Visibly, the United States presidential elections involve a lot of media coverage and interactions on stage. But this is probably just one to two percent of what goes on. The first year of a presidential campaign (which can be very long – for the 2018 presidential election, presidential candidate Ted Cruz announced his candidacy 596 days before election day) is a tremendous grind.
Once the candidate is up for election, if they're genuinely a top tier candidate and they have the resources to compete, they're travelling to three to four cities a day. The Obama campaigns were never about him being in one place. Candidates rarely sleep in the same place twice. They're away from their family for at least a week or two at a time, which makes it very difficult, especially for those with young kids.
The amount of downtime is non-existent. For example, if you have five events during the day, you're going to meet with some local elected officials in Iowa for the first event. You'll then have a second event at a roundtable with small business people. For the third event, you're going to get on a flight and fly for an hour to meet some veterans. The fourth event – and by now, it's only mid to late afternoon – is a fundraiser. By 5 or 6 pm there’ll be a cocktail reception or something similar. So, you can imagine how hectic a day can be.
Your energy doesn't just go to these events. While you're physically in state A (like Iowa), you will likely use a lot of your downtime and state aid to have a presence in state B or C (like New Hampshire and Florida). You can jump into a satellite TV studio and cut a commercial that's going on air in another state that night. At one time, it was really about how we could use Obama's time with 15, 30, or 60-minute allotments to touch even a dozen states in a day.
If you want to run for president, you need to go into it expecting that the intensity is going to be relentless. Short of probably combat or childbirth, it's going to be the most challenging thing that you have ever and possibly ever will do unless you win.
In which case, the fun's just starting. You'll have your work cut out for you.
Whether you're thinking of running for president or are looking to make an impact in the areas that you're passionate about, you need to know what your vision is.
First, always focus on yourself as an individual. This doesn't just go for presidential hopefuls but also for products, corporations, causes and anything you want to achieve. You need to start with a blank piece of paper and write out exactly why you’re doing what you’re doing now. Forget about the people around you for a moment. Just focus on what drives you. What is it about your life experience and the way you were brought up that makes you want to do this?
Expand from there and ask yourself where you see yourself, your country, and your surroundings, in 5 or 10 years? How do you intend to get there? You don't need to get into granular specifics, but you need to be able to poke your head above the trees and look 5 or 10 years down the road. Then, fill in the steps between now and that vision of 10 years later.
Solidify your vision and your values, and stick to them consistently throughout your candidacy. What I look for is not just what people say on stage or what they say in interviews, but how they treat the kitchen staff in the hotel kitchen as we make our way through to the back entrance of the building? How do they treat the security guards that are out on the loading dock or the desk manager at a motel when we arrive at 1 am? Do they stick to the values they claim to believe in?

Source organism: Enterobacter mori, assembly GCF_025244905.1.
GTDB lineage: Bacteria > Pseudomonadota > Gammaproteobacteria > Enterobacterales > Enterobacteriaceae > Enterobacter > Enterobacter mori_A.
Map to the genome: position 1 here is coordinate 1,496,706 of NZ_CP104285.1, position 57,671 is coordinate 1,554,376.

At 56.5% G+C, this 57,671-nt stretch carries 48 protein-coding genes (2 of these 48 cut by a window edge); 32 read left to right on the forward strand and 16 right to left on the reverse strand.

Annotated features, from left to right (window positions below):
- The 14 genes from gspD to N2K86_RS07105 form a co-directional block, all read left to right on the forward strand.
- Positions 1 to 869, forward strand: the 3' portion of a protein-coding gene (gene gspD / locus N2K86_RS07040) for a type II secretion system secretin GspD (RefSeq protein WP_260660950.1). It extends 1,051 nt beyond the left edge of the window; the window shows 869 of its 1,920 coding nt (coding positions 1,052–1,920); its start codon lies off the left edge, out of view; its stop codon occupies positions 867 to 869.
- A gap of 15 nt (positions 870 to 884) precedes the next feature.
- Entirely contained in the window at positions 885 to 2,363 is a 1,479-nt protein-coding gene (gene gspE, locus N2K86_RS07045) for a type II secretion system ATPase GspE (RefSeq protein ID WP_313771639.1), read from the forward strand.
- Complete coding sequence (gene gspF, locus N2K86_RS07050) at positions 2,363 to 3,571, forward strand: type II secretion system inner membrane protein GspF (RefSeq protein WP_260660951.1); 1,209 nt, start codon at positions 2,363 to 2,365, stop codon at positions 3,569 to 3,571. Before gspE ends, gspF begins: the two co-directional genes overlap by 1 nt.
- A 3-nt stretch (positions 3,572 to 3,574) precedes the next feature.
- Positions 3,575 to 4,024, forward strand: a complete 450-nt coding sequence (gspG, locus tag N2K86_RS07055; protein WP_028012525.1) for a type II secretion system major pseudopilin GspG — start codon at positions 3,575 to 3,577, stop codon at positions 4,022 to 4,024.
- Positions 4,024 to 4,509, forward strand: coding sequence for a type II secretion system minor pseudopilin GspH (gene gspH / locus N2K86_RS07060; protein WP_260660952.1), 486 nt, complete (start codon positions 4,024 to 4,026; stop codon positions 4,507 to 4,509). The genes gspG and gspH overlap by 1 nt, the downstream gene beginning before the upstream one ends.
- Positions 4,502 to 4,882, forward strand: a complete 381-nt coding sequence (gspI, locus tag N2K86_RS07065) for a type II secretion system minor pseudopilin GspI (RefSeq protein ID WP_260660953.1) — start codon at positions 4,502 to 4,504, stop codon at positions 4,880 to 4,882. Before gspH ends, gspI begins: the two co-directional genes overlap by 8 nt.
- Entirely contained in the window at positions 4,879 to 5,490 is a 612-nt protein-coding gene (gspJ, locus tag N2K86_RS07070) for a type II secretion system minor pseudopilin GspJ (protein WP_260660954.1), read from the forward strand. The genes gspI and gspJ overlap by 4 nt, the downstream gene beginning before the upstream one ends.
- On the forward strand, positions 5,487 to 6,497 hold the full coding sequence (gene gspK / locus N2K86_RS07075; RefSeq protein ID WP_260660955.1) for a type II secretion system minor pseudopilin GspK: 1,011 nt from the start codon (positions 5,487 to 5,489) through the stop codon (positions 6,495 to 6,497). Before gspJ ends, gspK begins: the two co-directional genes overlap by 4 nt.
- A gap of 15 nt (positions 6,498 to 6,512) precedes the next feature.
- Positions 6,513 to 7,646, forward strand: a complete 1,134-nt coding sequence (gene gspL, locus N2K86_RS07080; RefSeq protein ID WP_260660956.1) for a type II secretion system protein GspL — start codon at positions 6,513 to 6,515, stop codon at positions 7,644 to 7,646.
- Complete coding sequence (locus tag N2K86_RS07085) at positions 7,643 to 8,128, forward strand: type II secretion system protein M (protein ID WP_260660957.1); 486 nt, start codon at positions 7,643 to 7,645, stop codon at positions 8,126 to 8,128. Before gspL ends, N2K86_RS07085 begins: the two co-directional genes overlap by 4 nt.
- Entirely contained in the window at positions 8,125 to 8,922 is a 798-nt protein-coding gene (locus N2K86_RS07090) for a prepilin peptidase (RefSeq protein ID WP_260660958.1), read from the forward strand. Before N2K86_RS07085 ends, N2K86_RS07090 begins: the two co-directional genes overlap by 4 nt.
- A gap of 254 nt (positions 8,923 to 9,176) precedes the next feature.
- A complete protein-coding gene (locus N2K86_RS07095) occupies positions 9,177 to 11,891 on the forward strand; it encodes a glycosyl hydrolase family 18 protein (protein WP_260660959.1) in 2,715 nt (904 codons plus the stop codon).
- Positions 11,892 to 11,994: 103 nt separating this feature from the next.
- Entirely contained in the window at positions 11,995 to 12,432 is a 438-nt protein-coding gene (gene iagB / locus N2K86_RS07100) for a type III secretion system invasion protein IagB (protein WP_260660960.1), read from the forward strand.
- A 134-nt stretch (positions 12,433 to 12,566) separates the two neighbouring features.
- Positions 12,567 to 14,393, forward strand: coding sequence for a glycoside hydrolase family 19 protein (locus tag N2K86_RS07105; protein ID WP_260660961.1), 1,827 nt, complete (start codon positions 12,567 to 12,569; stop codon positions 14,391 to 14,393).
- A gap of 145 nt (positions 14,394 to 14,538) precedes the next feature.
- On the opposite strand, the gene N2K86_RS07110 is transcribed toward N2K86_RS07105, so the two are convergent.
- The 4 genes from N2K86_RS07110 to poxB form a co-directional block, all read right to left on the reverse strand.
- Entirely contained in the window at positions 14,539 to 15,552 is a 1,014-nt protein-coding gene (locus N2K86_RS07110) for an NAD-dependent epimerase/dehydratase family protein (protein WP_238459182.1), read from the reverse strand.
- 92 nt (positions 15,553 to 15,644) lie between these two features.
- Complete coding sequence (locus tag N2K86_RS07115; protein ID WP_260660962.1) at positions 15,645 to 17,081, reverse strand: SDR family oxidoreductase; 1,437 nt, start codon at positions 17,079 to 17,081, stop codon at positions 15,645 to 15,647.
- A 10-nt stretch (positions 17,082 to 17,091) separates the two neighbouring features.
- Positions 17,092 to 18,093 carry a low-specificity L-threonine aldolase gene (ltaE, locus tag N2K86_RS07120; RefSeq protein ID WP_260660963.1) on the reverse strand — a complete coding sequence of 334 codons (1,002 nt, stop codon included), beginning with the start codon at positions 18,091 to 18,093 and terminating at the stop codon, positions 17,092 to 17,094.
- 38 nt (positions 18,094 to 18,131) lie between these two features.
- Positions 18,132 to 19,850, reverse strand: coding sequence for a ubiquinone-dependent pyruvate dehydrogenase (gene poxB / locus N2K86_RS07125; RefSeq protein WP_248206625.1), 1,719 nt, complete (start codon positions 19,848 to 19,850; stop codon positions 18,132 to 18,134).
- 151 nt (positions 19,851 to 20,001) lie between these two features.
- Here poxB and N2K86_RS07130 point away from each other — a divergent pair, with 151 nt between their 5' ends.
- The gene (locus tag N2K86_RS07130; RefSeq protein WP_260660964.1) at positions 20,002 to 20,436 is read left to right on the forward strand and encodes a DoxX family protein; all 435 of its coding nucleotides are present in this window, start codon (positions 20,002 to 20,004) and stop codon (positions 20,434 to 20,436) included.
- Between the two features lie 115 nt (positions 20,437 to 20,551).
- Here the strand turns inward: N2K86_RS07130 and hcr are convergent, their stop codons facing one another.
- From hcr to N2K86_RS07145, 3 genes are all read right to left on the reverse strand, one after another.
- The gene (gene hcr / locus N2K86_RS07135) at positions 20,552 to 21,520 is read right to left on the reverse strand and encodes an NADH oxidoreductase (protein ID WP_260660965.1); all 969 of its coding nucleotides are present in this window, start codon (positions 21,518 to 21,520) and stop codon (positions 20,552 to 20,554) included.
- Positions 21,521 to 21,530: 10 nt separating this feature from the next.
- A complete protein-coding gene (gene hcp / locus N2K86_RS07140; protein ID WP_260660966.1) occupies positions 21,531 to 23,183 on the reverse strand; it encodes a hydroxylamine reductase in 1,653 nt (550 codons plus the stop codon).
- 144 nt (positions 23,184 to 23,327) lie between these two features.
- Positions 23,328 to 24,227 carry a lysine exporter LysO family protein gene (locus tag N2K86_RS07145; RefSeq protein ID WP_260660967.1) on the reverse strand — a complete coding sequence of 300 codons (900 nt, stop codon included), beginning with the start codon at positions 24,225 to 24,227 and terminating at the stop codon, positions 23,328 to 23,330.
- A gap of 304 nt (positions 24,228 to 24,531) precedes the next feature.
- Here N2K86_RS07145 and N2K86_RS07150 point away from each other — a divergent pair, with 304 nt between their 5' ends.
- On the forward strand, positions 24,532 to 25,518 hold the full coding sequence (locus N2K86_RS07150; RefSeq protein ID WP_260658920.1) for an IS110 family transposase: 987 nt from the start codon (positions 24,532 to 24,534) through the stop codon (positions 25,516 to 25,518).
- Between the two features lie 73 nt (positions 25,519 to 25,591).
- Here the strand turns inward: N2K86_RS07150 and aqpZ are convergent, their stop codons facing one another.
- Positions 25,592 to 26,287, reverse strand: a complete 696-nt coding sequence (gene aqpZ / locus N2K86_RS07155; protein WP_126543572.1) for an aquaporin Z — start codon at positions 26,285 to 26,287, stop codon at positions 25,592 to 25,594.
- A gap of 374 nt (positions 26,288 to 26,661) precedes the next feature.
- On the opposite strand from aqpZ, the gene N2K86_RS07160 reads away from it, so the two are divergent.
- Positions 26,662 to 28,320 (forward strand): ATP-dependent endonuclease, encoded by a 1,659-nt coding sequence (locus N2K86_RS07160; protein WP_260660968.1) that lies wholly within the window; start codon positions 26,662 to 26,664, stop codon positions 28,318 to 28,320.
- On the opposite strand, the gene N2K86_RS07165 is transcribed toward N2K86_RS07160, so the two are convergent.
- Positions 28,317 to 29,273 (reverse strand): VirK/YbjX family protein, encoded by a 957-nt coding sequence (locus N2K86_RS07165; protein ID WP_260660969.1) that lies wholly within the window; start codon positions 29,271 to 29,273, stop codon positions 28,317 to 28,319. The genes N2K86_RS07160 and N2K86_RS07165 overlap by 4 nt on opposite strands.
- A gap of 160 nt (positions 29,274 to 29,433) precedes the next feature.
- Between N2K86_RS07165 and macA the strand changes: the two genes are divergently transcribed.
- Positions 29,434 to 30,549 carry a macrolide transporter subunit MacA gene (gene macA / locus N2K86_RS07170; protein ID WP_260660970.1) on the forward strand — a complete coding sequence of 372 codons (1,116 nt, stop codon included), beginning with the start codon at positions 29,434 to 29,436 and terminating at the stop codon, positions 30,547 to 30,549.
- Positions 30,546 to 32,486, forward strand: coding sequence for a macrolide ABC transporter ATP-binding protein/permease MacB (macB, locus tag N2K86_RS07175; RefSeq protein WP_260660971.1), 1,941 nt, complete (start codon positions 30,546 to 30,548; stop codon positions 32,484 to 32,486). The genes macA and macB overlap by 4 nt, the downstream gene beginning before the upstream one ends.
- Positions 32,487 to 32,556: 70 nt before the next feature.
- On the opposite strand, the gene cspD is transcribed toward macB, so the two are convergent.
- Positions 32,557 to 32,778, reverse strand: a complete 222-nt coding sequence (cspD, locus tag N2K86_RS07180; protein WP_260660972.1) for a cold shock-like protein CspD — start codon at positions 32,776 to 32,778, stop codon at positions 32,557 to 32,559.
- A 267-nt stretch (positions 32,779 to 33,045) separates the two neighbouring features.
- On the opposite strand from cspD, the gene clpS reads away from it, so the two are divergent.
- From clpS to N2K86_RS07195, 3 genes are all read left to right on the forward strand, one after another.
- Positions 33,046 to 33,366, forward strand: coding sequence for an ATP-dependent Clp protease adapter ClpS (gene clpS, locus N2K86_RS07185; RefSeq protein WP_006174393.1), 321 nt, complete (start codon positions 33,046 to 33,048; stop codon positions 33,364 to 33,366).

Throughout the process, if you are who you say you are, everything else can make sense. If you're not, then you're just a castle on sand. Your vision and values will extend into your culture, so it's vital that you know what your vision and values are.
One of the organisation slogans we had was "no drama Obama," which is what you get when stress comes your way, in any business. Do you take the stress, multiply it, turn to the next person and vomit it all over them, or do you absorb it and say "It ends with me, and whatever this problem is, I'm going to fix it"?
Fortunately, we were able to do that in a way that you never saw massive infighting. You never saw vast amounts of leaks, huge staff departures, or numerous tell-all books. It's different from Trump's occupation right now, where the infighting, leaking, and tell-all books signal an absolute absence of a cohesive culture.
Message-wise, what Barack said at the beginning of our first campaign was, “I'm going to go out, and I'm going to say exactly what I think about the Iraq War, about healthcare, and other vital issues. If people embrace it and like it, then we'll move forward, but I'm not going to shape-shift to accommodate a particular news cycle, trend, or current opinion.” Many candidates lose when they lose track of those early organisational values. They start to react and shape-shift to accommodate trends and news cycles. Soon enough, you pivot so many times that you don't even know what you're selling anymore.
In the first campaign we ran against Hillary Clinton, she started with a campaign message around experience. Then, when we were gaining traction, she began to change. After a while, she went back to her message on experience. After she pivoted for the third or fourth time, people didn't know what she was selling anymore. She fell into that trap of pivoting too much and its part of what cost her the elections.
So, knowing your vision and values helps to build the right culture which can make a huge difference in the impact you need to make.
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Former Senior Aide
President Obama Campaign